We are a jingoistic nation, saluting the Armed Forces everywhere from Super Bowls to automobile dealerships. But this is an abstract commercial patriotism that makes us feel comfortable with ourselves while we down another beer during halftime. On the individual level, the military casualties almost have been forgotten except by their loved ones. Unfortunately, the reception for and treatment of these soldiers far too often fails them.
Men make war. (There's no getting around the fact that war is a guy thing.) Then they make a deal to stop shooting and withdraw. (The US once used to win wars, but now it just makes deals.) (my em)
We worry - if at all - about how vets are treated when they return because of our mistaken notion that Vietnam vets suffered mightily from not being greeted as heroes. What Vietnam veterans truly suffered from was not their reception, but the war. That fact we tend to forget. Consequently, we think we can resolve all the possible nasty consequences of war by waving flags at airports as troops return. The deeper problem is that none of these veterans of the wars of choice in Iraq and Afghanistan - not one of them - should ever have been sent to war. But without a draft that can potentially strike any family in the country, those who have no fear that a family member may be compelled to serve are free to ignore the whole political and public relations process by which leaders drag the country into war and carry it on. War can be left to a supposedly "all volunteer" standing army - those poor kids with no job options or a shot at college - which is precisely what the founding fathers warned against, believing that a standing army would be used by autocrats to destroy democracy. That volunteer army, of course, is shadowed by a larger privatized for-profit army of mercenary contractors. The standing army of the poor and patriotic is alienated from the general public and left at the mercy of the president. Our recent presidents and their cronies, who hold a nearly unblemished record of evading military service, have thrown kids into war with an enthusiasm undampened by any real knowledge of what war is, while the most influential segments of the general public, feeling both grateful and guilty that their kids are safe, make no effort to restrain those war-loving leaders.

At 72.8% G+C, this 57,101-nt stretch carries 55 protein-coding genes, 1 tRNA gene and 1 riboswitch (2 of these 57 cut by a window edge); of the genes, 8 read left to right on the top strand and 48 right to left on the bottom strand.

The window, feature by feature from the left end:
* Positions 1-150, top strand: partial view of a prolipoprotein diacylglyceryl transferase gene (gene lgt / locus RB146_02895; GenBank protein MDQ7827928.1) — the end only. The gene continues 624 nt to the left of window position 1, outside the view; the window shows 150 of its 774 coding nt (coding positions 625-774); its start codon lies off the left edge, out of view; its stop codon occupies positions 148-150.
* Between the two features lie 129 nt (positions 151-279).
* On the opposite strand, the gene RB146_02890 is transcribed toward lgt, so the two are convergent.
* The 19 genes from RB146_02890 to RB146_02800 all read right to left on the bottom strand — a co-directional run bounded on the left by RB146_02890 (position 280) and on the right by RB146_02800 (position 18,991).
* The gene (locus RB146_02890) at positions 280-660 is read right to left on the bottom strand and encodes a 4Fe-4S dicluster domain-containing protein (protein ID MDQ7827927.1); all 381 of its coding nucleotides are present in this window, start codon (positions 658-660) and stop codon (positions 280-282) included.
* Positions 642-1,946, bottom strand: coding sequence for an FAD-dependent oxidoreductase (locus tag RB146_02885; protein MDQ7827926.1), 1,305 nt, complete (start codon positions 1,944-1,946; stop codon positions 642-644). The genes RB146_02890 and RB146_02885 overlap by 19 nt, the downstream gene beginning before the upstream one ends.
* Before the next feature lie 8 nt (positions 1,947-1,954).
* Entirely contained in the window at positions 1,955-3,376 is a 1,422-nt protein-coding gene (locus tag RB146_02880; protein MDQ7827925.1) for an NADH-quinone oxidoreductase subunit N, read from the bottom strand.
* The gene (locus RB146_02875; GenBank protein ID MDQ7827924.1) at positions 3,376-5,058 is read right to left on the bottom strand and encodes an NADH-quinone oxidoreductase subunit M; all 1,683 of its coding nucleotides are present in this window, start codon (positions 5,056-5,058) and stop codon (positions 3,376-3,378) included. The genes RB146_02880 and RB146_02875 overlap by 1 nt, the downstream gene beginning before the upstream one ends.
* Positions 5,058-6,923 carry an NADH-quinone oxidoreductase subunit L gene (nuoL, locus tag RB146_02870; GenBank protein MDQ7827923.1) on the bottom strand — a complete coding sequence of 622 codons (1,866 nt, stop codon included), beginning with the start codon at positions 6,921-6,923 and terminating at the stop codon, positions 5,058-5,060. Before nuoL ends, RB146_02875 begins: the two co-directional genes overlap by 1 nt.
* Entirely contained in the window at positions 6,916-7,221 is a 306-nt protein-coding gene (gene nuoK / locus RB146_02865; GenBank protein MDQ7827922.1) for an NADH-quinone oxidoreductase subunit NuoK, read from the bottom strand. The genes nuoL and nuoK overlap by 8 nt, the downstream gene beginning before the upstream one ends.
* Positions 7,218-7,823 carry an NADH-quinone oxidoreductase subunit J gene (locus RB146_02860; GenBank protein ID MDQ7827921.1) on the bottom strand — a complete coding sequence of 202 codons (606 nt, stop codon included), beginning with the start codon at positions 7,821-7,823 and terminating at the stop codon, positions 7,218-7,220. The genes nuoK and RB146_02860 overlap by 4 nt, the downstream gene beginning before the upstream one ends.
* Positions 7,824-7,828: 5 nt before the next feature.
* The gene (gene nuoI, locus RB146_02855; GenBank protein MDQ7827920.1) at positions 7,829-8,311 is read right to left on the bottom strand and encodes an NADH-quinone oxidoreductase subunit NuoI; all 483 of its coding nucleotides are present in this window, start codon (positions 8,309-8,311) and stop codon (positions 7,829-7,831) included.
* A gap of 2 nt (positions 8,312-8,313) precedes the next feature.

MARK KARLIN: You ask in the book, "Could there be any connections between the size of those corporate profits and Washington's patriotic dedication to eternal wartime?" This profiteering involves the private contractors on the ground in our wars, consultants and those corporations that sell big ticket items to the Pentagon, doesn't it?It's always about the Benjamins. Benjamins for the care of returning Veterans cuts into the Benjamins for the MIC.
ANN JONES: Absolutely. But it goes well beyond that. In 2011, Senator Bernie Sanders of Vermont released a Defense Department study showing that at least 300 contractors providing goods and services to the DOD had committed fraud. They included major corporations such as Lockheed Martin, Northrop Grumman and the big winner of the war in Iraq, Halliburton. But during ten years of warfare, the DOD had given to the top 37 fraudulent contractors alone some $1.1 trillion. The DOD got that money from Congress, and I'll let you guess the identity of the top contributors to the campaign funds of Congressmen. It's said that when President [Dwight] Eisenhower drafted his famous farewell speech to the nation, he wanted to warn citizens against a "military-industrial-congressional complex." Someone, perhaps a Congressman, persuaded him that the phrase would be catchier if he left out the word "Congressional," but Congressmen are surely in it now up to their ears. It's now next to impossible to get elected to government in this country if you oppose war because the money is on the other side. Even the Supreme Court, when it declared corporations to have the rights of people, helped mightily to facilitate that arrangement.
War has been a racket for-fucking-ever, since one caveman figured out how to stay safe and make money by collecting rocks to sell to the others.
War Is A Racket
A speech delivered in 1933, by Major General Smedley Butler, USMC.
WAR is a racket. It always has beenGo read the rest.
It is possibly the oldest, easily the most profitable, surely the most vicious. It is the only one international in scope. It is the only one in which the profits are reckoned in dollars and the losses in lives.
A racket is best described, I believe, as something that is not what it seems to the majority of the people. Only a small "inside" group knows what it is about. It is conducted for the benefit of the very few, at the expense of the very many. Out of war a few people make huge fortunes.
In the World War [I] a mere handful garnered the profits of the conflict. At least 21,000 new millionaires and billionaires were made in the United States during the World War. That many admitted their huge blood gains in their income tax returns. How many other war millionaires falsified their tax returns no one knows.
How many of these war millionaires shouldered a rifle? How many of them dug a trench? How many of them knew what it meant to go hungry in a rat-infested dug-out? How many of them spent sleepless, frightened nights, ducking shells and shrapnel and machine gun bullets? How many of them parried a bayonet thrust of an enemy? How many of them were wounded or killed in battle?